The Inpatient with AIDS: What the Hospitalist Needs to Know

The opinions and assertions contained herein are those of the authors and are not to be construed as official or as reflecting the views of the Department of Defense, the Department of the Navy, or the naval services at large.


An estimated 850,000 to 950,000 persons in the United States are living with human immunodeficiency virus (HIV), 280,000 of whom are unaware of their infection and another 43,000 of whom meet the definition of acquired immunodeficiency syndrome (AIDS) ( The use of highly active antiretroviral therapy (HAART) has produced significant declines in morbidity and mortality from AIDS. Compared with the first 2 decades of the HIV pandemic, the number of HIV-related hospital admissions has declined. However, recently, this rate of decline has markedly slowed (1-3). The reasons for this plateau are many including a steady number of admissions for complications related to HAART, treatment failures, and the overall increased prevalence of HIV infection. Not only will HIV-infected patients still frequently require admission to the hospital, but the complexity of their inpatient care will continue to increase with the advancements in multiple drug regimens, aging of the HIV-infected population, and the interaction of HIV infection with medical comorbidities, many of which are attributable to HAART.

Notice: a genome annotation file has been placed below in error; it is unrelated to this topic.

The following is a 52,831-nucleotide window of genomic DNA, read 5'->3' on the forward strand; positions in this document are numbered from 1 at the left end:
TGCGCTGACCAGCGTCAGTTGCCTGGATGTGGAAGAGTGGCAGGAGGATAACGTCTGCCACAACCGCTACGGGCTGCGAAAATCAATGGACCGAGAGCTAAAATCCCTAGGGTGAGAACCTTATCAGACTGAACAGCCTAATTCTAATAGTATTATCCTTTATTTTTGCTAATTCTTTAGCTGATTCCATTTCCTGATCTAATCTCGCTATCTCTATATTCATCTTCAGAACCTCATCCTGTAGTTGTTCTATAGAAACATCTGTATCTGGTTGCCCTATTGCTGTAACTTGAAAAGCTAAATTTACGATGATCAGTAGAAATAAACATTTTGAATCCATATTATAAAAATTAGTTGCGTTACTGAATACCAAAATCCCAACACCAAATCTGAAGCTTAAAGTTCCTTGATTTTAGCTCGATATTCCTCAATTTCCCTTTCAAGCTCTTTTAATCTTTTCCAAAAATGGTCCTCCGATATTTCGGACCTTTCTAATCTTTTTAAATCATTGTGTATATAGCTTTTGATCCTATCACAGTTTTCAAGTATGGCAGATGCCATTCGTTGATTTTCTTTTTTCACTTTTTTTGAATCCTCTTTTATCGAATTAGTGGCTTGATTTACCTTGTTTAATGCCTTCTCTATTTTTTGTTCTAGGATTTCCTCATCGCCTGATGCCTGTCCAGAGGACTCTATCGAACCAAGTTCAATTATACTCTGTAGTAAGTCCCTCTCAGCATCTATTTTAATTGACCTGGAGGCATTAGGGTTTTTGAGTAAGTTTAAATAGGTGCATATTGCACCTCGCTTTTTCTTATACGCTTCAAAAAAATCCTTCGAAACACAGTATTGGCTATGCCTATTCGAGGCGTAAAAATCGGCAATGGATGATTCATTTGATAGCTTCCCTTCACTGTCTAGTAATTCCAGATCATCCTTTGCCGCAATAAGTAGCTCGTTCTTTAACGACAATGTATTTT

The hospitalist caring for the inpatient with AIDS is presented with several challenges including not only the diagnosis and management of opportunistic infections, but also the complications of HAART. In this article we review the guidelines for the initiation and continuation of HAART in the hospital, review important clinical complications of antiretroviral therapy, and review conditions that may result in the hospitalization of AIDS patients.

Initiation of HAART in the Hospital

In those who do not have access to health care, the initial diagnosis of HIV infection frequently occurs during a hospitalization for an AIDS-defining illness. Initiation of antiretrovirals is contingent on several issues, including CD4 count, viral load, clinical status, likelihood of continued adherence, and the concurrent treatment of opportunistic infections (OIs). All patients with HIV infection and a CD4 count <200 cells/mm3 or an AIDS-defining illness should receive antiretroviral therapy. Controversy exists as to whether a patient admitted for the treatment of an opportunistic infection should begin antiretroviral therapy immediately, or whether this therapy should be deferred until after acute treatment of the OI. The potential detrimental effects of drug-drug interactions, the need for treatment interruptions, and drug-related toxicity between antiretrovirals and OI-specific therapy may support initiating HAART after control of an OI is achieved. Conversely, for some opportunistic infections, such as cryptosporidiosis, the use of HAART is essential for successful treatment of the infection.

About Brendon Shank

Brendon Shank joined the Society of Hospital Medicine in February 2011 and serves as Associate Vice President of Communications. He is responsible for maintaining a dialogue between SHM and its many audiences, including members, media and others in healthcare.

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